COMMUNITY

New formatter haxelib library


(Alexander Blum) #1

Does your code look old?
Has your code lost its shininess?
Is your whitespace all over the place?
Do you use tabs and/or spaces for indentation?
Have you messed up your curlys?
Do you use empty lines?
Do you like it when format happens in your code?


Then why not try haxelib run formatter -s folderWithDustyOldCode? (*)

Out now: formatter - available at your local haxelib store.

Check out our low low prices!

For a limited(**) time only: free VSCode integration!

(*) use backups; diff tool recommended
(**) for very very broad values of limited


(Alexander Blum) #2

For anyone interested in seeing what the default built-in hxformat.json configuration file looks like, here it is: https://github.com/HaxeCheckstyle/haxe-formatter/blob/master/resources/default-hxformat.json (note: dev version differs from 1.0.0 release)


(Valentin Lemière) #3

Seems there is already a good amount of configuration option :+1:

Something that would be really awesome is an online tool (or a vscode extension) similar to https://zed0.co.uk/clang-format-configurator/ to create your own config easily.


(Alexander Blum) #4

Formatter has lots of options, but obviously we haven’t tested every combination of options, most unittests use built-in defaults, so there might be some side effects when configuring your personal code style.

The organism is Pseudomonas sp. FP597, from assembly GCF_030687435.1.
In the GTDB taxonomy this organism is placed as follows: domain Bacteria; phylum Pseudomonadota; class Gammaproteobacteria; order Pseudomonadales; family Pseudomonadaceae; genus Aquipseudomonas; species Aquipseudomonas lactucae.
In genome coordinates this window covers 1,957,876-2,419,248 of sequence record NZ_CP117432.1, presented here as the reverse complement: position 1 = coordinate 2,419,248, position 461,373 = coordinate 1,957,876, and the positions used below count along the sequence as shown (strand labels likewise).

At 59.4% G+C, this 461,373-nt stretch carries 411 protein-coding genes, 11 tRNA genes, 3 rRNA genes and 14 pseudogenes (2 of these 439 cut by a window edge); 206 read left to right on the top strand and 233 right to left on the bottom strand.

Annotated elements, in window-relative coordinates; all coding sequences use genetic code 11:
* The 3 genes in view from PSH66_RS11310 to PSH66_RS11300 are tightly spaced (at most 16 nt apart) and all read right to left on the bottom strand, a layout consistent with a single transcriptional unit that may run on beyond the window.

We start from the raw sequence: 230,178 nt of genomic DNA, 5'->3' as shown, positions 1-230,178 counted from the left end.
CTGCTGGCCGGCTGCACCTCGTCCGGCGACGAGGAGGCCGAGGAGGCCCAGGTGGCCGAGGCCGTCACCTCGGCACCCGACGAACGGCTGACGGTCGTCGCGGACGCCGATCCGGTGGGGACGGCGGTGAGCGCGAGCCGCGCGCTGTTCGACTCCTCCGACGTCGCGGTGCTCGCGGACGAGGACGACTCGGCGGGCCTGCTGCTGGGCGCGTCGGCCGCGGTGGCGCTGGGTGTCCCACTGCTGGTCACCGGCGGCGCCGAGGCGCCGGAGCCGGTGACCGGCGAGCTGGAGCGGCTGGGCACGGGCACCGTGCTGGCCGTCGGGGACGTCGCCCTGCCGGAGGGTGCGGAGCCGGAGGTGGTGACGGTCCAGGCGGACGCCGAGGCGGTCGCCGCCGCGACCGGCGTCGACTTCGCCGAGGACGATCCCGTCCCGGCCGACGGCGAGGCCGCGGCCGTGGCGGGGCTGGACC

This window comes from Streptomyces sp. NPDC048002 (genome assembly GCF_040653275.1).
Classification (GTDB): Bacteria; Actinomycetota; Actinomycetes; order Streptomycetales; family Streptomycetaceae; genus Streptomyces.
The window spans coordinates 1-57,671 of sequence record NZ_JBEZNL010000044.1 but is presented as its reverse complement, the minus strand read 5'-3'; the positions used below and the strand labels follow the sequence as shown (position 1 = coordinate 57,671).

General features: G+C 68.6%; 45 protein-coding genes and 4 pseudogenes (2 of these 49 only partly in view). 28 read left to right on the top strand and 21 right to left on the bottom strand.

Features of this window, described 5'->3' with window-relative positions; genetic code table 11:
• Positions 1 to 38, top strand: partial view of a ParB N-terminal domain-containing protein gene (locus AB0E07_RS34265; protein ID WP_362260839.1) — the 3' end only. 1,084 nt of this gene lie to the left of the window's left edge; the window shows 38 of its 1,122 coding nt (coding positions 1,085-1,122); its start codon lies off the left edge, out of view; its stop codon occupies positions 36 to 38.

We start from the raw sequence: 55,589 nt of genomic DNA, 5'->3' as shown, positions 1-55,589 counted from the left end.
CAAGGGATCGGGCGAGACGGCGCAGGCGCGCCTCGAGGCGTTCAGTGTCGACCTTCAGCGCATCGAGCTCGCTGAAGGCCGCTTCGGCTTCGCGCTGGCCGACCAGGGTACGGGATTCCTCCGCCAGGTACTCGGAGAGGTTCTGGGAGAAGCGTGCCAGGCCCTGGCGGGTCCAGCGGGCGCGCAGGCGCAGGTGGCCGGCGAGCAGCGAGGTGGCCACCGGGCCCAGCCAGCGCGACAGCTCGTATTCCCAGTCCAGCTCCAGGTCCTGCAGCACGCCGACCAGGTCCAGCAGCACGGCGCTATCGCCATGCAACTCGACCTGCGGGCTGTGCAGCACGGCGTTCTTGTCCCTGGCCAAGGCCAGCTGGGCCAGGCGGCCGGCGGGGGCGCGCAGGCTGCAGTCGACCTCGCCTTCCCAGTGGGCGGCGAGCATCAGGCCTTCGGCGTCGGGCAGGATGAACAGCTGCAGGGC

A configuration tool would be really cool, e.g. it could be a HaxeUI based VSCode extension (maybe with multiple tabs for different types of configuration options), that has a split view showing a live preview of formatting results. All we need is a volunteer… :slight_smile:

For now we have auto-completion in VSCode through JSON schema.


(Alexander Blum) #5

For anyone not running VSCode, I have heard from someone using the command line version from within HaxeDevelop to format files on demand. I’m not using HaxeDevelop, so I don’t know how to set it up or how well you can integrate it with your workflow.
That might also work for other editors.

It helps to have NodeJS installed, since haxelib run formatter or neko <formatter>\run.n will try to run node run.js - the NodeJS version is a lot faster than the Neko version (a C++ version is only slightly faster compared to NodeJS).


(Jason O'neil) #6

Finally got a chance to use this - it’s amazing! Thanks so much, this was something I’ve learned to love in other languages that I really missed in Haxe.


(Alexander Blum) #7

The latest vshaxe extension (2.4.1) brings haxe-formatter 1.1.0 to VSCode which offers additional emptyLines settings and the ability to wrap method chains (and a few other changes).

If you have a hxformat.json containing custom wrapping rules, you will have to adjust them from e.g.:

{
  "wrapping": {
    "anonType": [{"conditions": [{"cond": "itemCount <= n", "value": 3}], "type": "noWrap"}]
  }
}

to

 
{
  "wrapping": {
    "anonType": {
      "defaultWrap": "noWrap",
      "rules": [{"conditions": [{"cond": "itemCount <= n", "value": 3}], "type": "noWrap"}]
    }
  }
}

(Alexander Blum) #8

I have released haxe-formatter 1.1.2 yesterday (for VSCode users: it’s already included with vshaxe 2.4.4).
It brings a few bugfixes, e.g. wrapping with “keep” should now work as intended, and indentation logic should give nicer results for cases where left curly is on “next” line instead of “same”.

I also added a small section to README.md explaining how to start using formatter in your projects.